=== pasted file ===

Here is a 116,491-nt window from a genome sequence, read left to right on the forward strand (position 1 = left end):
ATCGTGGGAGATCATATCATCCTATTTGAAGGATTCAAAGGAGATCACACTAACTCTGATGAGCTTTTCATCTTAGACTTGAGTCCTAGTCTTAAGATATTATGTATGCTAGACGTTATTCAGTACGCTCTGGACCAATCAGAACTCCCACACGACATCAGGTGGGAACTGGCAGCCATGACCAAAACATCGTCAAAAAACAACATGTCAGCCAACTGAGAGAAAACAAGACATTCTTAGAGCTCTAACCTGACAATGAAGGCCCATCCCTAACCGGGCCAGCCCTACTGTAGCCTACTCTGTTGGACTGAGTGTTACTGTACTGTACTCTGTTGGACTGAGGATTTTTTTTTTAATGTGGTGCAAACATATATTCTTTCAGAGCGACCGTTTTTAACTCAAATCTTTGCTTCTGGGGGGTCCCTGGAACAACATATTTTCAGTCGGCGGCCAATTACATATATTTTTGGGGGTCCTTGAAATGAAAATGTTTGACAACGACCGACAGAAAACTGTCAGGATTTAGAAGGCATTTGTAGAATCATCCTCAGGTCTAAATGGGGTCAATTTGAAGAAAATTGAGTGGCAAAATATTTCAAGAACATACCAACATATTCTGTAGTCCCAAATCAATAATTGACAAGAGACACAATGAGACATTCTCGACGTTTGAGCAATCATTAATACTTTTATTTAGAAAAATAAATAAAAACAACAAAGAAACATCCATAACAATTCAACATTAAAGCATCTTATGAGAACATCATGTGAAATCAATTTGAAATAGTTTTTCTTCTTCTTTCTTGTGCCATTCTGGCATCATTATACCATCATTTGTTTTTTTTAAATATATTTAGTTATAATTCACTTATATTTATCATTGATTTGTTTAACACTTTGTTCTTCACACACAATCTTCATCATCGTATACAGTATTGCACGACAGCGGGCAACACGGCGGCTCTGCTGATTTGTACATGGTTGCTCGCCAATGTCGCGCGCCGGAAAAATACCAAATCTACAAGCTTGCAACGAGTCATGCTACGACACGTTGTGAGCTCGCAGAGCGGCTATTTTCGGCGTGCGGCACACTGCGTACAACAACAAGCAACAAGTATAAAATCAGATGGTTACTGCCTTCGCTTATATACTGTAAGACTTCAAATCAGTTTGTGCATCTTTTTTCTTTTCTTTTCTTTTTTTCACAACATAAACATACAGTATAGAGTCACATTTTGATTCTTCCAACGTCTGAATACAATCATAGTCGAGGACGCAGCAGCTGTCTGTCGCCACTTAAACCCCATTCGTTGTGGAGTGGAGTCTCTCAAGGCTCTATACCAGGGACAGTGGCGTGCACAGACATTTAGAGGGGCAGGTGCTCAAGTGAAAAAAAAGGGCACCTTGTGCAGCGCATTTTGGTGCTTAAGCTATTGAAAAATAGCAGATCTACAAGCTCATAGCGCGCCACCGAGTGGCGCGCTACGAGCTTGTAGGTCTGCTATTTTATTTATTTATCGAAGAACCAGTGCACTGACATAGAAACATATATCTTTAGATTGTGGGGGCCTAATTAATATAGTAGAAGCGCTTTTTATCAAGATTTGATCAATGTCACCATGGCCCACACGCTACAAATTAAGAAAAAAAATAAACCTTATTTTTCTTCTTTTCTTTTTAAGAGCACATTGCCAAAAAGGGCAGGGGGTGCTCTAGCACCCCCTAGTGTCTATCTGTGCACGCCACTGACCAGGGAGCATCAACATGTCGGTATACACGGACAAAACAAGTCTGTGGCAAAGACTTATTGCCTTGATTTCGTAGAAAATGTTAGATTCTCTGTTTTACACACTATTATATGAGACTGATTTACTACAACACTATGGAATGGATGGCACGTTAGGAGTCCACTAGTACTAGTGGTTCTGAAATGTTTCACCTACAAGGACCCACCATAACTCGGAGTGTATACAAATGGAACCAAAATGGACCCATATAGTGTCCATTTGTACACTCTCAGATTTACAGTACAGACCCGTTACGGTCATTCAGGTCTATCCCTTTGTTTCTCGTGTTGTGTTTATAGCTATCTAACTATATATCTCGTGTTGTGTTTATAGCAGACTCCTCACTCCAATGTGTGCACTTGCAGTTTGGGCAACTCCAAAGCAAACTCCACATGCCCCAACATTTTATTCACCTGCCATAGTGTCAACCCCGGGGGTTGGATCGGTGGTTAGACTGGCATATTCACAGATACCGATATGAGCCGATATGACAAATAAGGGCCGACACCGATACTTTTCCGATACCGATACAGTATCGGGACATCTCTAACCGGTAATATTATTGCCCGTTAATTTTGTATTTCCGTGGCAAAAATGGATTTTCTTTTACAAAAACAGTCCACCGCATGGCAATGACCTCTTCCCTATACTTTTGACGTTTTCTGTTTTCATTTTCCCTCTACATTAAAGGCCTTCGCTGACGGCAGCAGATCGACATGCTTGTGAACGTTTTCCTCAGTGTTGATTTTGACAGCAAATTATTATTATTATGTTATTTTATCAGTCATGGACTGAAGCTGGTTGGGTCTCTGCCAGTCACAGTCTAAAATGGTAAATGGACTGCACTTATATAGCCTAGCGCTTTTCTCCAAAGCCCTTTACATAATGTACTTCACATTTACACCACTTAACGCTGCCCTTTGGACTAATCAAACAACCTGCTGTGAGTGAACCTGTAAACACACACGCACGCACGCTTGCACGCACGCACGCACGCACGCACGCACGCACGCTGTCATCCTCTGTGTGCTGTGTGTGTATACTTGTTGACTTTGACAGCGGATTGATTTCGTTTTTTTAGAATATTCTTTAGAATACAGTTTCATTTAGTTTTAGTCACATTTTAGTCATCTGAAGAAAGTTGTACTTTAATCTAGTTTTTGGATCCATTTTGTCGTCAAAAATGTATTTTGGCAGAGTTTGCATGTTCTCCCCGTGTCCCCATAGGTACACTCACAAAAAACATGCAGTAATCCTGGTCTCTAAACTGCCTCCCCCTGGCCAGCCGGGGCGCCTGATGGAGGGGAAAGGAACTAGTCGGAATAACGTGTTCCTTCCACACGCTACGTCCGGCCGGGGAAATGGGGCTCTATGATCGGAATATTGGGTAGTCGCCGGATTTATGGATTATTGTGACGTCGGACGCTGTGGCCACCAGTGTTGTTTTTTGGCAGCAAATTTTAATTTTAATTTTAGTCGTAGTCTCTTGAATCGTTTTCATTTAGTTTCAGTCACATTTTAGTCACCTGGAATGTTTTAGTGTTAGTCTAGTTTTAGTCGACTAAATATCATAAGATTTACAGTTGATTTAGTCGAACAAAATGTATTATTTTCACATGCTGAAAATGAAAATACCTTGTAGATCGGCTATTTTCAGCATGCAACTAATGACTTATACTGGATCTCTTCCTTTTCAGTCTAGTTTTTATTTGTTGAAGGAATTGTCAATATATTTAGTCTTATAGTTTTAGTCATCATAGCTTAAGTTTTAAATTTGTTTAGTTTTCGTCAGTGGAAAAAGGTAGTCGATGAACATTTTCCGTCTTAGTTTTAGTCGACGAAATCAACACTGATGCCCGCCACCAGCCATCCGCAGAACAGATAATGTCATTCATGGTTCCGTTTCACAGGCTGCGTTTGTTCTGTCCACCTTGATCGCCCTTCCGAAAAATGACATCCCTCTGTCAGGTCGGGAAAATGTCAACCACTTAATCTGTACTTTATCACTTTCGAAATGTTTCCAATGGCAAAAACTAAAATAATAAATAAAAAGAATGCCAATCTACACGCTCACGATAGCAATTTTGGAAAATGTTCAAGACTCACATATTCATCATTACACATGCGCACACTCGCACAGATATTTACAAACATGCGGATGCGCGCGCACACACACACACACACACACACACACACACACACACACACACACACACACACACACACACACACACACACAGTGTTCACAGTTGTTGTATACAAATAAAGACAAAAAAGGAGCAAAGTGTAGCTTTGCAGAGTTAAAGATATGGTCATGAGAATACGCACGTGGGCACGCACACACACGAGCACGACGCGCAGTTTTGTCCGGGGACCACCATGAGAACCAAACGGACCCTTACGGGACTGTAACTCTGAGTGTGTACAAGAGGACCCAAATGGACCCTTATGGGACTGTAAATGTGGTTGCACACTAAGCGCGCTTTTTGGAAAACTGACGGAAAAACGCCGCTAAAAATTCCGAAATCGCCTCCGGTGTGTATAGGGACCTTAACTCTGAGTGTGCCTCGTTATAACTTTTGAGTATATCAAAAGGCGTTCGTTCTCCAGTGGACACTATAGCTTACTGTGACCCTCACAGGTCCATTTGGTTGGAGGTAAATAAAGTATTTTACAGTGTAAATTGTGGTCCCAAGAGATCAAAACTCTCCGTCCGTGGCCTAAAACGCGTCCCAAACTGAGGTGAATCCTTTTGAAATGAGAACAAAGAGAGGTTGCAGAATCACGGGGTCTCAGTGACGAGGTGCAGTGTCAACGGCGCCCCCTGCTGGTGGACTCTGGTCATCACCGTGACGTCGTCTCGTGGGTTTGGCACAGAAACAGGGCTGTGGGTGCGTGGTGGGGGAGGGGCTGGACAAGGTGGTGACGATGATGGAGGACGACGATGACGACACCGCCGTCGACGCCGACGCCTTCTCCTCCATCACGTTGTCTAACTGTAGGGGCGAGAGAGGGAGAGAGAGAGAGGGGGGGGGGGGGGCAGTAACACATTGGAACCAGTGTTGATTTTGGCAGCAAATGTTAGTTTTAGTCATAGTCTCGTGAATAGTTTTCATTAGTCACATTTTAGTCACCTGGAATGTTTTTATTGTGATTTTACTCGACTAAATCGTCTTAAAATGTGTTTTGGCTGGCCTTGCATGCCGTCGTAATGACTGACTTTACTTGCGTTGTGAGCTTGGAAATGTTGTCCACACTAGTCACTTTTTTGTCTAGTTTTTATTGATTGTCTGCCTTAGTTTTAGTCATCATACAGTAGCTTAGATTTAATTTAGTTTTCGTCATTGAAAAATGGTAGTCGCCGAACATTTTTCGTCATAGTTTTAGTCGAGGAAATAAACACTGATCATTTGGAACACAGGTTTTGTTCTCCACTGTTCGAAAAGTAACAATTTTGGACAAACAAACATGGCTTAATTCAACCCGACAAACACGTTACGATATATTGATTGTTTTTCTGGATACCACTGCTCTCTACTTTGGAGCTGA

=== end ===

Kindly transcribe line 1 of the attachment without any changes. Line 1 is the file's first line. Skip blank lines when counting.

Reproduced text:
Here is a 116,491-nt window from a genome sequence, read left to right on the forward strand (position 1 = left end):